Our Opinion: Kander takes initiative on initiatives

The Missouri Secretary of State’s office has been abuzz with activity in the two weeks since Jason Kander took his oath of office.

Among a flurry of news releases, the most recent announced a new policy for initiative petition efforts submitted to his office.

Kander said last week the submissions will be posted online for a five-day public comment period before his office drafts summary language for the measures. Comments will be accepted by phone, mail or e-mail.

The secretary of state’s summary is the language potential signers see at the top of petition pages and also the language printed on the election ballot.

Kander’s stated goal is transparency. “When I traveled around the state,” he said, “a lot of people asked me questions about this process and were concerned that it seemed to them to be done in secret, behind closed doors. So I decided to make the process more transparent and allow for public input.”

We support the policy change on the basis of transparency alone, but we also see another possible benefit.

The initiative petition process gradually has become misused, if not abused.

It was designed as a grass-roots mechanism for people to petition their government if and when their elected representatives failed or refused to act.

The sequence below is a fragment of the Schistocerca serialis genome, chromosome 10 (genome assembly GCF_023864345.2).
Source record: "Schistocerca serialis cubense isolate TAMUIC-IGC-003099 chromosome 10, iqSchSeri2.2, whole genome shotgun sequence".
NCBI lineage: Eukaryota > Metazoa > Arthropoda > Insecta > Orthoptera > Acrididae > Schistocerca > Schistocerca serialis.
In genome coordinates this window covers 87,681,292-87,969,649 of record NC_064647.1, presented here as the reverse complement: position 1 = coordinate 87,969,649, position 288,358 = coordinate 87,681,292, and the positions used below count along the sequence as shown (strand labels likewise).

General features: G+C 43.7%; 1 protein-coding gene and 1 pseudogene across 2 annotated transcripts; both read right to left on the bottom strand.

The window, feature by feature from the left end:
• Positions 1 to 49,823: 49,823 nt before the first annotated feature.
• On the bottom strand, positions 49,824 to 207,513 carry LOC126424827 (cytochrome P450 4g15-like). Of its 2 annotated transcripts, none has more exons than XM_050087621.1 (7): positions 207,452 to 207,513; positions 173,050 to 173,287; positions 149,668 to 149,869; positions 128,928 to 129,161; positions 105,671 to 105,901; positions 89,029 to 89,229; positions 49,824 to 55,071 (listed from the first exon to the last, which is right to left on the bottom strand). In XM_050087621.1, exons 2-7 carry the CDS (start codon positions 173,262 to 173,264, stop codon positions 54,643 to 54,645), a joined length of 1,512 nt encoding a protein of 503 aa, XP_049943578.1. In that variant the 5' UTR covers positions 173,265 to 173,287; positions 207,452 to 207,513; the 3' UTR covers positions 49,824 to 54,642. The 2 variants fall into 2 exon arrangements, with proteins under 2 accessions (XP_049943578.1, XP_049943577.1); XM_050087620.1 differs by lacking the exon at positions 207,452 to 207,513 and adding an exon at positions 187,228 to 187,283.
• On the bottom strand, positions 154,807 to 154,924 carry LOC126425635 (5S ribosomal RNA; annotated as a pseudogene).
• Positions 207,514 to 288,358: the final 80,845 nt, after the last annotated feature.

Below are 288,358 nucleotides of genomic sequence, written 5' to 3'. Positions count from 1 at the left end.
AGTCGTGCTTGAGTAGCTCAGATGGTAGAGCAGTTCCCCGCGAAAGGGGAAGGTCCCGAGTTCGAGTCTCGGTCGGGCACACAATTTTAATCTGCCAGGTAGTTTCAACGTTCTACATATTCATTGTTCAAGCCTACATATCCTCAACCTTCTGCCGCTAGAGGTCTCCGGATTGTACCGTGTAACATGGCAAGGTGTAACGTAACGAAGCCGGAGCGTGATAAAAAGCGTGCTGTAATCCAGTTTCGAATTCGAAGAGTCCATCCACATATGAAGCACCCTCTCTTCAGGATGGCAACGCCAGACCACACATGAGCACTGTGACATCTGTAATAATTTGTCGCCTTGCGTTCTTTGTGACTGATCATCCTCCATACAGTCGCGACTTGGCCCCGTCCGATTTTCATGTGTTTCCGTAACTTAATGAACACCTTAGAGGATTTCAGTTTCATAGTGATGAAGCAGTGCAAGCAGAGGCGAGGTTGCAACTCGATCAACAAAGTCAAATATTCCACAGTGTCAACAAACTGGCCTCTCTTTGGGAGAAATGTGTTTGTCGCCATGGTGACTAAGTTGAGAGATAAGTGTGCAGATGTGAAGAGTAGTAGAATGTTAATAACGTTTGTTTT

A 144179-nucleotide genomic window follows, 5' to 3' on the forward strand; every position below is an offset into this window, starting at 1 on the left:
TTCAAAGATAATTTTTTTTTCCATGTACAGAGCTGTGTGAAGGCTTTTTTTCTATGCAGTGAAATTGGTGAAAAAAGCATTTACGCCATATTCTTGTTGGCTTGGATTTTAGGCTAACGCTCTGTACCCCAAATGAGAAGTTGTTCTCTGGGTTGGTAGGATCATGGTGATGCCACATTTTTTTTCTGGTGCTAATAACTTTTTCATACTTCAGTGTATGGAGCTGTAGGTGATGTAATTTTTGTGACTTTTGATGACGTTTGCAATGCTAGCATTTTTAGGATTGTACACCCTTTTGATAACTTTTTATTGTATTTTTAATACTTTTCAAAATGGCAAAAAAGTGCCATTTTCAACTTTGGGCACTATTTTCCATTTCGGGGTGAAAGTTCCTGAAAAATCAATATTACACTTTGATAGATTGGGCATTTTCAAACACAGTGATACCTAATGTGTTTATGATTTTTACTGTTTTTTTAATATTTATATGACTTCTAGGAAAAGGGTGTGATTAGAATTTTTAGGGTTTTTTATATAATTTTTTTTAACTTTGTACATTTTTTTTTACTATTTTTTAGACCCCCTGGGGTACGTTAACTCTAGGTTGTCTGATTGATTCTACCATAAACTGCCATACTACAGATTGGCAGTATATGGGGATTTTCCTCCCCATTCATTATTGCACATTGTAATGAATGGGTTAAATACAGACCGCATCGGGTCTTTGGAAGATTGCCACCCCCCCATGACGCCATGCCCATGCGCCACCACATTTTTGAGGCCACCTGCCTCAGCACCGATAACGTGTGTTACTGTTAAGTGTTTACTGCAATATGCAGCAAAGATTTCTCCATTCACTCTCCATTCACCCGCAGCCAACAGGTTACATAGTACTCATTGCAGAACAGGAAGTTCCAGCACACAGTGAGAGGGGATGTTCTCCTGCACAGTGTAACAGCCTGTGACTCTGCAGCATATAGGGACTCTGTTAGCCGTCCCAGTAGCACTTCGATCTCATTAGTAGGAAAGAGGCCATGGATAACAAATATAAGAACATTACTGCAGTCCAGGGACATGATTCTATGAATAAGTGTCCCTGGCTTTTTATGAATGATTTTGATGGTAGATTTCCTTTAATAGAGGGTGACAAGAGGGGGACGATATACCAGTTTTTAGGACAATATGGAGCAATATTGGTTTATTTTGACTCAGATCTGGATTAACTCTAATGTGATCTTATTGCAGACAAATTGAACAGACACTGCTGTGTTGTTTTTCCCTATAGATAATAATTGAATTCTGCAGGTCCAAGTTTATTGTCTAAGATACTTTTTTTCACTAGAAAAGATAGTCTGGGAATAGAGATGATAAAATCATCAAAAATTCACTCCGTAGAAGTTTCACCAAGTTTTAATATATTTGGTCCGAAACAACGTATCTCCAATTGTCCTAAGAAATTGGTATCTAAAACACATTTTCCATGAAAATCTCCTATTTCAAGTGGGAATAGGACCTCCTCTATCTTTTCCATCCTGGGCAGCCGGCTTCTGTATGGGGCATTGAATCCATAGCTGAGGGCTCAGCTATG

In recent years, it has become a tool used by interest groups – sometimes back by wealthy individual and sometimes from out of state – to pursue an agenda through misleading campaigns and paid petition gatherers.

In addition, initiative efforts routinely are challenged in the courts, sometimes on the basis of improper or inadequate summaries.

Will Kander’s new policy help curb abuse?

Perhaps. Public comment from both proponents and opponents might identify and clarify the issue and points of contention.

Identification and clarification could help the secretary’s office draft a summary capable of withstanding a court challenge. It also might boost public understanding of the issue before people are asked to sign petitions.

Whether the policy change helps remains to be seen. But greater transparency never hurts.

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